In the Christmas shopping rush, something else is on sale this year: gasoline. Just in time for the holiday, pump prices have dropped to their lowest price of the year. Some Americans are greeting the Christmas week by paying less than three dollars a gallon.
On average, Americans are spending almost 20 cents less per gallon than we were at Thanksgiving. That has left about $20 billion in the pockets of consumers, money that otherwise would have been poured into their gas tanks.
The drop in prices isn't a Christmas miracle. Instead, it's the traditional story of supply and demand. American appetite for gasoline hasn't been this low in the month of December since late 2001. Meantime, refineries have been working as hard as they have in the past six Decembers. And U.S. oil producers are pumping out more oil than they have since the late 1990s. Prices tend to inch higher Christmas week, but that may be difficult, given these dynamics.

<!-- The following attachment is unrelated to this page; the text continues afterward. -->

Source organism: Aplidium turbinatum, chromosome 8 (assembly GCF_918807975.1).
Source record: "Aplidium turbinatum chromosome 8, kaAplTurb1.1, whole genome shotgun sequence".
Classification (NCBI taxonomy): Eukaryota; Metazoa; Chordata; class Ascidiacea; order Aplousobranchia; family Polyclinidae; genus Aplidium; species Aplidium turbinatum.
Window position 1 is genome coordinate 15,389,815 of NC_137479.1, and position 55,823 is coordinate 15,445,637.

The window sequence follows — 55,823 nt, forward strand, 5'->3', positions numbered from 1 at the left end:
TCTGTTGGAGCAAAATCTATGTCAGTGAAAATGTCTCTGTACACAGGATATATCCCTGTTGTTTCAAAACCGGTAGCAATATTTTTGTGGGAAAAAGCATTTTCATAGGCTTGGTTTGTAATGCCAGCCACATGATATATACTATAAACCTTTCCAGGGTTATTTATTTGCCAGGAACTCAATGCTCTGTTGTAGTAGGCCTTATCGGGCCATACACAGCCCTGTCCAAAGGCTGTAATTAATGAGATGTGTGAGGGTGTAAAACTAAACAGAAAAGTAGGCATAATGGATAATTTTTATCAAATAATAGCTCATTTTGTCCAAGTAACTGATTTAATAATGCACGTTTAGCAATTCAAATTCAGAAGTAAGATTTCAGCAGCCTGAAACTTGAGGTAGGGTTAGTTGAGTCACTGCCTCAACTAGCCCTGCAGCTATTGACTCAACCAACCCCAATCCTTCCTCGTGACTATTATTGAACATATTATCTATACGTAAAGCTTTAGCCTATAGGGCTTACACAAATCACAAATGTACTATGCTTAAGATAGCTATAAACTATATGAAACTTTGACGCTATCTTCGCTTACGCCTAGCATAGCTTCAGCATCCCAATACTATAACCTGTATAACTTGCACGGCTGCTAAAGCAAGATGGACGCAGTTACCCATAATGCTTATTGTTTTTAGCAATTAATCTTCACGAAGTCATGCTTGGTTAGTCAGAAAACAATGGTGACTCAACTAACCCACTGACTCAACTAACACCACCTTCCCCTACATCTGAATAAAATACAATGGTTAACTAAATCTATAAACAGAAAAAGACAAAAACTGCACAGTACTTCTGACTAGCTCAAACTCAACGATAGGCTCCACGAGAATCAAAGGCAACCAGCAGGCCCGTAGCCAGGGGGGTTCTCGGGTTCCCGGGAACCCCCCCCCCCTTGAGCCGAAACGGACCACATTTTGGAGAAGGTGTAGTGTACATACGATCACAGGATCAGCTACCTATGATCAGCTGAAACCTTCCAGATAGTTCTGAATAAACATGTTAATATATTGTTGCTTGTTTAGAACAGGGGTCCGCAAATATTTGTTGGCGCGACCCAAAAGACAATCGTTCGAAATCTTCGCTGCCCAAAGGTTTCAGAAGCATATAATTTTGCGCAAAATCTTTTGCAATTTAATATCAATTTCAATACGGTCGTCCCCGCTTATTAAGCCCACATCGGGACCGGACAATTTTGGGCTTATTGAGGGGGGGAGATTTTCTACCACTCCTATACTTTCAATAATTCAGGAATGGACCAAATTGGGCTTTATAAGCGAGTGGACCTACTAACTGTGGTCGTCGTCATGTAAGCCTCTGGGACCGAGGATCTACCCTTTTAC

Cheaper gasoline isn't the coolest or most romantic Christmas gift. But with most Americans facing higher taxes next year if there is no fix to the fiscal cliff, there is some comfort in lower energy prices.
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